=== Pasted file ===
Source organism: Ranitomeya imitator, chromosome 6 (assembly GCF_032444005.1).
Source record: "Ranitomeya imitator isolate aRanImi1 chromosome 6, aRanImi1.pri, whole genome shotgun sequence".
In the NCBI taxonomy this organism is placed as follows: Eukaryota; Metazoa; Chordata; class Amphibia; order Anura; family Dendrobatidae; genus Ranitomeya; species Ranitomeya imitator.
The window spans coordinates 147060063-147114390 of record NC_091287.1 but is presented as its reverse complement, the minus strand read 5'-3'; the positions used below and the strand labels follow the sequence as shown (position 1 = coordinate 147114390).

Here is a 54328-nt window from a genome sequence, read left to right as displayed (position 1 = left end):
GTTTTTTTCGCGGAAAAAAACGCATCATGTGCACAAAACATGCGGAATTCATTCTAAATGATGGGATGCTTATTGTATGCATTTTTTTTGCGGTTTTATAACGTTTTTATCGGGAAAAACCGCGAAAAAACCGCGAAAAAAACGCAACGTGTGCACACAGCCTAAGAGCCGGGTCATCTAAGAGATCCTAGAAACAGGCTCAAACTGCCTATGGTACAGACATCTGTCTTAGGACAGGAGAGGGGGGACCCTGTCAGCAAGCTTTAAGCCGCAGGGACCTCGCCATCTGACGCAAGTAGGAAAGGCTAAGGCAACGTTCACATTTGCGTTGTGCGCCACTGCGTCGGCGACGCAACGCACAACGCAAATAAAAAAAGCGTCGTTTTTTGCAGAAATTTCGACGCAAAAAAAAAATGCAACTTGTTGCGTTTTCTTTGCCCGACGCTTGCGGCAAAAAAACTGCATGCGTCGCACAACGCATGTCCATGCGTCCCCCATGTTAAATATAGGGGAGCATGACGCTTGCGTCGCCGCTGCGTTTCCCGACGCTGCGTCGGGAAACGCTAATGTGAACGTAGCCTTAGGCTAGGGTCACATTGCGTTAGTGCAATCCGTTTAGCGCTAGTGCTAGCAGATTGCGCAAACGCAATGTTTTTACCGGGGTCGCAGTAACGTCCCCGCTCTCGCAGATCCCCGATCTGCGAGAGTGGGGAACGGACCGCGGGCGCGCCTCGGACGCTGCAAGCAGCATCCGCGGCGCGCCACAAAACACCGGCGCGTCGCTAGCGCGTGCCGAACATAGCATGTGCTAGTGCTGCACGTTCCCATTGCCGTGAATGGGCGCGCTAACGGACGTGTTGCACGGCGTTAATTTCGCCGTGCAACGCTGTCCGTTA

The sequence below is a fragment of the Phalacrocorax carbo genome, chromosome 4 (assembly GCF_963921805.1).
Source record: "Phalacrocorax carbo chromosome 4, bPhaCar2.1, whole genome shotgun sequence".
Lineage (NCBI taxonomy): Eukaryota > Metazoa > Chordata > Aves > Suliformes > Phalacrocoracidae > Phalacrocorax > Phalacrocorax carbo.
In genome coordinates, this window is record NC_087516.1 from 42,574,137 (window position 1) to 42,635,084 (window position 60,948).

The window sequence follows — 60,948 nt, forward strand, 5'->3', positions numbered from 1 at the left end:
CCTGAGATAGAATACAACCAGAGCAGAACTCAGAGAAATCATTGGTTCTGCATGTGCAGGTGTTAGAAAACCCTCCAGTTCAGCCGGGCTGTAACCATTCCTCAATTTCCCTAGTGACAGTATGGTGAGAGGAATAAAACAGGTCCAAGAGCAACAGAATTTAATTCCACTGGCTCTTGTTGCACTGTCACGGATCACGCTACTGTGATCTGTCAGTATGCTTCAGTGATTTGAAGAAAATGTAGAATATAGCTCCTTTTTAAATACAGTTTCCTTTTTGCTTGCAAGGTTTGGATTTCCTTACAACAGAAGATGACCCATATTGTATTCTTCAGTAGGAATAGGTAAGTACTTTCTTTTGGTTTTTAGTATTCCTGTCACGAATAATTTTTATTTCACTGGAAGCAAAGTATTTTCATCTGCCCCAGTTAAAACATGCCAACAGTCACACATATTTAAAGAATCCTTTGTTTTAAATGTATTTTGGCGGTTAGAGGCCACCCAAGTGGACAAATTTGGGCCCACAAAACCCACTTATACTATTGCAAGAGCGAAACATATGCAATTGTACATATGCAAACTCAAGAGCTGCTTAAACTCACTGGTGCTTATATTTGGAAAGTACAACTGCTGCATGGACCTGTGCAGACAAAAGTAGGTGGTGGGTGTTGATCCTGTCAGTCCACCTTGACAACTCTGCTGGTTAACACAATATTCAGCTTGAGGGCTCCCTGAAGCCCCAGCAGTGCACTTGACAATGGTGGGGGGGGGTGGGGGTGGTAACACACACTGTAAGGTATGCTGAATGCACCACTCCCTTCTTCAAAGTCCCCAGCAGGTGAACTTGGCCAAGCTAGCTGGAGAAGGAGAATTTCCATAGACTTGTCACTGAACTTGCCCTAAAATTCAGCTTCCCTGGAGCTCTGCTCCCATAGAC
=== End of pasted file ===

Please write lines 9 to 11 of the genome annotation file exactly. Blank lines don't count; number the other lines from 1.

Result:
Lineage (NCBI taxonomy): Eukaryota > Metazoa > Chordata > Aves > Suliformes > Phalacrocoracidae > Phalacrocorax > Phalacrocorax carbo.
In genome coordinates, this window is record NC_087516.1 from 42,574,137 (window position 1) to 42,635,084 (window position 60,948).

The window sequence follows — 60,948 nt, forward strand, 5'->3', positions numbered from 1 at the left end: